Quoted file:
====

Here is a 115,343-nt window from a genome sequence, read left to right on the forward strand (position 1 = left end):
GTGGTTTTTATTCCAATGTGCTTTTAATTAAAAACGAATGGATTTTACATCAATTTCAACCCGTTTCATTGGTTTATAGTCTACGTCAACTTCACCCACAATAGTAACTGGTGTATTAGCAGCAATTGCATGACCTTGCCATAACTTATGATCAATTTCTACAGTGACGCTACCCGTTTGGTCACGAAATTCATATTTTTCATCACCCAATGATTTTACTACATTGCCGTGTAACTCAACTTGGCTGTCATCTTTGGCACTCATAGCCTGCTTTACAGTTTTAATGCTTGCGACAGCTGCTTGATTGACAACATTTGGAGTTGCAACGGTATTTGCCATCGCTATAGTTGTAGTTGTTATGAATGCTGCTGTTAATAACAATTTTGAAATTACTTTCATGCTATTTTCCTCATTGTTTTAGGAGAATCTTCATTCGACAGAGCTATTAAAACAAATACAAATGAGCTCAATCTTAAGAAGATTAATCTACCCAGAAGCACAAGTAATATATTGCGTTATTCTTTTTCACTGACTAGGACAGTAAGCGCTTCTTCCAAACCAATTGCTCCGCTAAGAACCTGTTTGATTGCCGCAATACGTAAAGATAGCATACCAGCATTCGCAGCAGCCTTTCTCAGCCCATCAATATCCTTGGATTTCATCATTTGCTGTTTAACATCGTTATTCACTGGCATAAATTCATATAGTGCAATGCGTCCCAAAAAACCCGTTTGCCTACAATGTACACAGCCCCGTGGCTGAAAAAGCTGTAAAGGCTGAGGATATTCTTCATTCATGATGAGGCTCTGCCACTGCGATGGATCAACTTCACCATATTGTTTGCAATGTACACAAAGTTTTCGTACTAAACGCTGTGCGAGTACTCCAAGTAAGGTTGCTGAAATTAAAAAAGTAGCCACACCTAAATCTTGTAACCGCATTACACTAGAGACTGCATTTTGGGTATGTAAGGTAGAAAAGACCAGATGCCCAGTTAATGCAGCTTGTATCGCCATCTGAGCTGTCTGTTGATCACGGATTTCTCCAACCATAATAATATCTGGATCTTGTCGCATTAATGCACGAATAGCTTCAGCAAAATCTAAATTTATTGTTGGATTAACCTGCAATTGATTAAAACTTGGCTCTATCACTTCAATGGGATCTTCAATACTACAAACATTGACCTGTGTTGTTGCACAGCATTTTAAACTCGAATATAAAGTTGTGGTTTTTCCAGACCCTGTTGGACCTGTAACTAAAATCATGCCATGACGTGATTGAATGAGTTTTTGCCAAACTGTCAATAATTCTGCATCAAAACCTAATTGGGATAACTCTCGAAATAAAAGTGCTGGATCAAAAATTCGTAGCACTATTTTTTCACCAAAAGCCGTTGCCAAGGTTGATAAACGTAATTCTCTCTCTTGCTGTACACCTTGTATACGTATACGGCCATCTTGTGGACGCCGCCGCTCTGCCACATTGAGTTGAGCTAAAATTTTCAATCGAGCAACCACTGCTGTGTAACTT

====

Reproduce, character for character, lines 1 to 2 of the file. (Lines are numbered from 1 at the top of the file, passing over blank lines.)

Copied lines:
Here is a 115,343-nt window from a genome sequence, read left to right on the forward strand (position 1 = left end):
GTGGTTTTTATTCCAATGTGCTTTTAATTAAAAACGAATGGATTTTACATCAATTTCAACCCGTTTCATTGGTTTATAGTCTACGTCAACTTCACCCACAATAGTAACTGGTGTATTAGCAGCAATTGCATGACCTTGCCATAACTTATGATCAATTTCTACAGTGACGCTACCCGTTTGGTCACGAAATTCATATTTTTCATCACCCAATGATTTTACTACATTGCCGTGTAACTCAACTTGGCTGTCATCTTTGGCACTCATAGCCTGCTTTACAGTTTTAATGCTTGCGACAGCTGCTTGATTGACAACATTTGGAGTTGCAACGGTATTTGCCATCGCTATAGTTGTAGTTGTTATGAATGCTGCTGTTAATAACAATTTTGAAATTACTTTCATGCTATTTTCCTCATTGTTTTAGGAGAATCTTCATTCGACAGAGCTATTAAAACAAATACAAATGAGCTCAATCTTAAGAAGATTAATCTACCCAGAAGCACAAGTAATATATTGCGTTATTCTTTTTCACTGACTAGGACAGTAAGCGCTTCTTCCAAACCAATTGCTCCGCTAAGAACCTGTTTGATTGCCGCAATACGTAAAGATAGCATACCAGCATTCGCAGCAGCCTTTCTCAGCCCATCAATATCCTTGGATTTCATCATTTGCTGTTTAACATCGTTATTCACTGGCATAAATTCATATAGTGCAATGCGTCCCAAAAAACCCGTTTGCCTACAATGTACACAGCCCCGTGGCTGAAAAAGCTGTAAAGGCTGAGGATATTCTTCATTCATGATGAGGCTCTGCCACTGCGATGGATCAACTTCACCATATTGTTTGCAATGTACACAAAGTTTTCGTACTAAACGCTGTGCGAGTACTCCAAGTAAGGTTGCTGAAATTAAAAAAGTAGCCACACCTAAATCTTGTAACCGCATTACACTAGAGACTGCATTTTGGGTATGTAAGGTAGAAAAGACCAGATGCCCAGTTAATGCAGCTTGTATCGCCATCTGAGCTGTCTGTTGATCACGGATTTCTCCAACCATAATAATATCTGGATCTTGTCGCATTAATGCACGAATAGCTTCAGCAAAATCTAAATTTATTGTTGGATTAACCTGCAATTGATTAAAACTTGGCTCTATCACTTCAATGGGATCTTCAATACTACAAACATTGACCTGTGTTGTTGCACAGCATTTTAAACTCGAATATAAAGTTGTGGTTTTTCCAGACCCTGTTGGACCTGTAACTAAAATCATGCCATGACGTGATTGAATGAGTTTTTGCCAAACTGTCAATAATTCTGCATCAAAACCTAATTGGGATAACTCTCGAAATAAAAGTGCTGGATCAAAAATTCGTAGCACTATTTTTTCACCAAAAGCCGTTGCCAAGGTTGATAAACGTAATTCTCTCTCTTGCTGTACACCTTGTATACGTATACGGCCATCTTGTGGACGCCGCCGCTCTGCCACATTGAGTTGAGCTAAAATTTTCAATCGAGCAACCACTGCTGTGTAACTT